As a young believer, I was instilled with a doctrine that invariably taught suffering was virtually not a part of the Christian experience. An aspect of this teaching was that if suffering is occurring then you should pray to have it immediately alleviated.
With this prevalent thought in my mind, I have been confronted time and time again with scriptures such as in Acts 16 where Paul suffered for his faith.
In this passage, Paul and Silas were in Macedonia. It was expressly due to God’s will. In fact he had tried traveling to another region but had been restricted by the Spirit. Upon arriving in Macedonia, a powerful ministry experience soon turned sour, as Paul and Silas were accosted by a crowd due to having performed an exorcism on a fortune-teller. Things quickly worsened as the authorities arrive and order Paul and Silas to be stripped and beaten with wooden rods.
Let’s pause to consider what has just happened. A mob of at least several hundred are thronging them, while dealing heavy blows on their naked body. How horrible this experience must have been. Surely Paul and Silas should have been praying for God to deliver them from this experience. I can only imagine how discouraged they would have been when instead of God issuing their deliverance order, they found themselves thrown into the deepest dungeon of the most secure jail cell.
At this point if I were in their shoes I would have questioned whether I was in the will of God. This may have crossed their minds as well. So often when things don’t go our way in our modern day Christianity, many immediately correlate that with the devil, human decision or some other factor.
Questioning the will of God is just one thought that typically comes to mind. Another is that of God’s presence in the immediate situation. Some that I know who encounter great trials of their faith feel like God, has completely abandoned them. Quite possibly Paul and Silas felt the same way. Keep in mind at this moment they would be literally half-dead. Their bodies would be bleeding profusely, suffering from their hemorrhaging wounds and countless pulsating hematomas. To make matters worse they were locked, hands and feet in stocks unable to tend to their wounds, except for the present rats who may have been attending them. Where was their God who they believed had led them to evangelize in Macedonia? Did he not care? Had he forsaken them? Did he even really exist? These thoughts may be just some of the questions that realistically they would have to deal with in their minds.
In trying to explain Paul and Silas’ suffering, some limit this kind of suffering to particular callings. They say, Jesus specifically assigned a ministry of suffering to Paul, “the martyr calling”, and confirms this with the scripture in Acts 16:9. Only a small percentage of believers are called to suffer like this, while.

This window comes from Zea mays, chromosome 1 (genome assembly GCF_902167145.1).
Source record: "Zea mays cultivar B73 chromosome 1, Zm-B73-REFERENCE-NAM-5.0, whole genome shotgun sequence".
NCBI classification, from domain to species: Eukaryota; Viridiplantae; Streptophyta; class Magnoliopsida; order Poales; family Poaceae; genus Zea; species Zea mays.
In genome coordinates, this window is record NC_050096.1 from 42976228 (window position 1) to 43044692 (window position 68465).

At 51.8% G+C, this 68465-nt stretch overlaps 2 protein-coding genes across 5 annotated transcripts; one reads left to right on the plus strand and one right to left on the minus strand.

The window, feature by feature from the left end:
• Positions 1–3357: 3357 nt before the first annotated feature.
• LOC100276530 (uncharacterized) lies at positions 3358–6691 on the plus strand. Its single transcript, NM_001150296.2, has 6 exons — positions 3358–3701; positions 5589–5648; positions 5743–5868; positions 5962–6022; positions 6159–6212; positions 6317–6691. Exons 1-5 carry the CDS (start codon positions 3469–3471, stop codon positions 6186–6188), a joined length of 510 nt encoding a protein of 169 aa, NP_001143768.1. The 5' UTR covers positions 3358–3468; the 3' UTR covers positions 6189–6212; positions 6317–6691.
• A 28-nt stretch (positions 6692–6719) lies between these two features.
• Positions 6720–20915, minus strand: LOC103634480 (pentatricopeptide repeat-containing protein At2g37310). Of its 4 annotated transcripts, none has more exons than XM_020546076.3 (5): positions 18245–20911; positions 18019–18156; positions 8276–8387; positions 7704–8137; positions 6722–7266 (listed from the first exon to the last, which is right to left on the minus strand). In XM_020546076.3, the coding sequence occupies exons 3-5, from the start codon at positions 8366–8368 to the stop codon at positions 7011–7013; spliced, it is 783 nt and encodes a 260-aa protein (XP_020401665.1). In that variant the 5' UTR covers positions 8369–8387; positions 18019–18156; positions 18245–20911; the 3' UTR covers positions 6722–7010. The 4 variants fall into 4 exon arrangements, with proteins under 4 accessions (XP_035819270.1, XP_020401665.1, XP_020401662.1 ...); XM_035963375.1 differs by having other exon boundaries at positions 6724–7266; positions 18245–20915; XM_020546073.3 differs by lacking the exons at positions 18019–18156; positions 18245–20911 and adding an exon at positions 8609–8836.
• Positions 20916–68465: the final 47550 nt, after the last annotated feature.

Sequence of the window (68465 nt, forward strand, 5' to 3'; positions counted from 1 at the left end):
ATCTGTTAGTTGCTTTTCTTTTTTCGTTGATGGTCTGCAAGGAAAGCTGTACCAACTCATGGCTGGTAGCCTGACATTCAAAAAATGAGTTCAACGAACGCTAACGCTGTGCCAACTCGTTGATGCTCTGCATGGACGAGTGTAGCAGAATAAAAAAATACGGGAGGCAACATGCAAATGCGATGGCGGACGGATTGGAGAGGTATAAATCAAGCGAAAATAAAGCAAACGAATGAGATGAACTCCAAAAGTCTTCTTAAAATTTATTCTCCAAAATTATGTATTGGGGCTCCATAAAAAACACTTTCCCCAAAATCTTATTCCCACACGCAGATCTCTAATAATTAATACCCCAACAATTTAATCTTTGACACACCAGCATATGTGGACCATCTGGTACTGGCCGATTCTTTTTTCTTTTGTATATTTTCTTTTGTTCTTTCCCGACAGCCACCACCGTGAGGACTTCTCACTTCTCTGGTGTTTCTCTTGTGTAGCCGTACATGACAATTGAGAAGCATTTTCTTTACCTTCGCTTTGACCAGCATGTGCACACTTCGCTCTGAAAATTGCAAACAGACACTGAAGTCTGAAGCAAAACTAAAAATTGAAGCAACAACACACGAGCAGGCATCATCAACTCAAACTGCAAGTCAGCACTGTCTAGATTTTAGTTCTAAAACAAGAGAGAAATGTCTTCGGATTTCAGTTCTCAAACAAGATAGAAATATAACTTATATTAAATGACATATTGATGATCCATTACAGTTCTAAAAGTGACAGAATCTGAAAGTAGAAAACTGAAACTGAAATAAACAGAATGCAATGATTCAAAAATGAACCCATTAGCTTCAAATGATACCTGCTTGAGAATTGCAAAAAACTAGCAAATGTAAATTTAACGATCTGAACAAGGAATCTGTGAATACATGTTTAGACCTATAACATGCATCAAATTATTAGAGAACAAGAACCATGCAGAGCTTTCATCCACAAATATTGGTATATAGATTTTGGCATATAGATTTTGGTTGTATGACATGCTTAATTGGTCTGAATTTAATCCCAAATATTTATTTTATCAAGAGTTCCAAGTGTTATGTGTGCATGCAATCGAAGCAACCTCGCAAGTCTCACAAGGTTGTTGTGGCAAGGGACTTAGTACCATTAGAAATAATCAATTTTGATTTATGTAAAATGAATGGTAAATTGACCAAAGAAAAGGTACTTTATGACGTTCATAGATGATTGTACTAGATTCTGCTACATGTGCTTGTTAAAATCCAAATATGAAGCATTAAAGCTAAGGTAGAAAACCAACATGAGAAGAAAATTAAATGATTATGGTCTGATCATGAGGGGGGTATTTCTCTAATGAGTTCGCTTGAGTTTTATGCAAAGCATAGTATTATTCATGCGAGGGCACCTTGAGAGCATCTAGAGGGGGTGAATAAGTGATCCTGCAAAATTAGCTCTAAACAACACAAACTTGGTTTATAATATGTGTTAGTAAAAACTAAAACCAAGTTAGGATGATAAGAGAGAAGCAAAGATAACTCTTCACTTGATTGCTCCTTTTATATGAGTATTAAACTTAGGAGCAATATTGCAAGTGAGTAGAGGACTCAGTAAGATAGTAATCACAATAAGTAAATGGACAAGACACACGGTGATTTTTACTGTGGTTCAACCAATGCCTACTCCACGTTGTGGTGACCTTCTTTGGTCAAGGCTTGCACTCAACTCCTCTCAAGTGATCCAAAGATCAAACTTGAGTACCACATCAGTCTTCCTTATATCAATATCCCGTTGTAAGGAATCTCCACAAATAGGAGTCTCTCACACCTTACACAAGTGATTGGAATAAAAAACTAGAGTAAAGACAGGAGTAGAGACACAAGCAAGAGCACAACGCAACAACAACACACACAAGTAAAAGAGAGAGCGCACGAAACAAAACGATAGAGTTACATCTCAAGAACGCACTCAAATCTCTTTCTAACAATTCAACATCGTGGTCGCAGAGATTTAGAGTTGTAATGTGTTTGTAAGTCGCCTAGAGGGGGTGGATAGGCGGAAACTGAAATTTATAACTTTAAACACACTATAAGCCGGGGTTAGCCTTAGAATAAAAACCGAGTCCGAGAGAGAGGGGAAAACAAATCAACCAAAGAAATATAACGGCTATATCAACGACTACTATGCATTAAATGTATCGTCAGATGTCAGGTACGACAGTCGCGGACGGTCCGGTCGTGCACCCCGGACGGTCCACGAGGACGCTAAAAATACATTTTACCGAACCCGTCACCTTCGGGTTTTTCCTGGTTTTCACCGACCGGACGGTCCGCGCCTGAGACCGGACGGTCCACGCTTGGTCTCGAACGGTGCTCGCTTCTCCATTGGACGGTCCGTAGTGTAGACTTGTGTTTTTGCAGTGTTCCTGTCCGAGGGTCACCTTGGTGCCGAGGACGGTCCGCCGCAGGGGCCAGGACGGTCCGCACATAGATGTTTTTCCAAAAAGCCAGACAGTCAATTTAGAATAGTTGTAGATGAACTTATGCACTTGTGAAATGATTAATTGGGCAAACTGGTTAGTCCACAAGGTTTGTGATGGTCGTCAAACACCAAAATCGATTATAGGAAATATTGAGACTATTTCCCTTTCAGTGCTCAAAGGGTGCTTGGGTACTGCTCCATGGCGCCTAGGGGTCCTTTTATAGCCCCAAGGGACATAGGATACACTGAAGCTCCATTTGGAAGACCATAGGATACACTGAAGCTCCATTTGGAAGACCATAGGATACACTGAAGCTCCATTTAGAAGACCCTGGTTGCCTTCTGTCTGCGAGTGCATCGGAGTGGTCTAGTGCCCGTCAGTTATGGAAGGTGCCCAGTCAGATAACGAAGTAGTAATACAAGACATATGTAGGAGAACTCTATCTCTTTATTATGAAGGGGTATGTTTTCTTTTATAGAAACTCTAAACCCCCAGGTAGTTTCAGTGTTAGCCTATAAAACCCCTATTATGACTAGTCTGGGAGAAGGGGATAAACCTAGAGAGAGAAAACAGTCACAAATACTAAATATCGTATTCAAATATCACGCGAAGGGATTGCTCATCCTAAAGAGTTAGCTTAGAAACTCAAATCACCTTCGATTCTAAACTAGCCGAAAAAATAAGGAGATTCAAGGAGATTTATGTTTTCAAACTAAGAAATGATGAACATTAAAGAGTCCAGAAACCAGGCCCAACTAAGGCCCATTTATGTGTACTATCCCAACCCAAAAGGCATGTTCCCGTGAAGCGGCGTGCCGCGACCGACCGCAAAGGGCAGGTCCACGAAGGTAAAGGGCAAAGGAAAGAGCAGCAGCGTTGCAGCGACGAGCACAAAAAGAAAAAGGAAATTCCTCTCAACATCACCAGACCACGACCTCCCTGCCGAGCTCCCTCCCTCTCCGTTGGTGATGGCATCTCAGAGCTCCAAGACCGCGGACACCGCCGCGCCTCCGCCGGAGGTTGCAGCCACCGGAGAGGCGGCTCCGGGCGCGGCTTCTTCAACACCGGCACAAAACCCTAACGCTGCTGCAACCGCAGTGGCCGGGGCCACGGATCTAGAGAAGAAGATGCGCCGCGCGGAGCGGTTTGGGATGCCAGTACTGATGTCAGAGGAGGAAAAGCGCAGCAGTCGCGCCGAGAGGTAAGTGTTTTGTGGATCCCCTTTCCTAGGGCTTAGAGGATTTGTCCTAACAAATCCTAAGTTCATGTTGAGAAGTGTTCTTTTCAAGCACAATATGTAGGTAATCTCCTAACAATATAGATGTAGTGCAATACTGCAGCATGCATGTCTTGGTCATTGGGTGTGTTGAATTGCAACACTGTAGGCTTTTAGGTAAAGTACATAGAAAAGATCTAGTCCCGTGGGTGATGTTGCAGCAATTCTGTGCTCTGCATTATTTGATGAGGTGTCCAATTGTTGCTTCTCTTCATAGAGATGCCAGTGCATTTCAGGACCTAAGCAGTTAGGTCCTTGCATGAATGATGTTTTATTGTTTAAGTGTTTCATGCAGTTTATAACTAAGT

Yet, we see another scripture where Paul enjoins all believers to suffer for Christ just as he has:
You know how much persecution and suffering I have endured. You know all about how I was persecuted in Antioch, Iconium, and Lystra—but the Lord rescued me from all of it. Yes, and everyone who wants to live a godly life in Christ Jesus will suffer persecution. (2 Timothy 3:11-12)
Here Paul clearly associates suffering with the normal Christian experience. Leaving it a necessity for the astute believer to wrestle with the possibility of God ordained tribulation in their Christian walk just as Paul did.
Paul and Silas did wrestle with suffering, and we should learn from their approach. For while in their deepest darkest moments of affliction they cried out to God. Their prayers could have been cries for salvation, deliverance, but more likely it was akin to the prayers of the three Hebrew boys in Daniel who acknowledge God’s power to deliver, but didn’t demand it (Daniel 3:17-18). Paul and Silas simply praised the God of heaven, despite their situation. Eventually they were delivered in a powerful way, and God restored all they had lost, and much more, granting their jailer salvation to boot. The positive experiences at the end of the narrative would surely have helped to ease the pain of their trial and sufferings.
At the end of this blog, I still am unable to fathom the depths of suffering these men, and many others in certain parts of the world experience for their Christian faith. I am keenly aware for many, such as Stephen (Acts 8) the story is not quite positive, and often ends in physical death. Suffering, even unto death, is a scriptural precedent, and a reality that some, maybe even I, will have to consider.
My prayer for you and I is that God will strengthen our faith to seek him, in the good and bad times, not questioning but persevering through – regardless of the outcome.
– Pastor Olu Jegede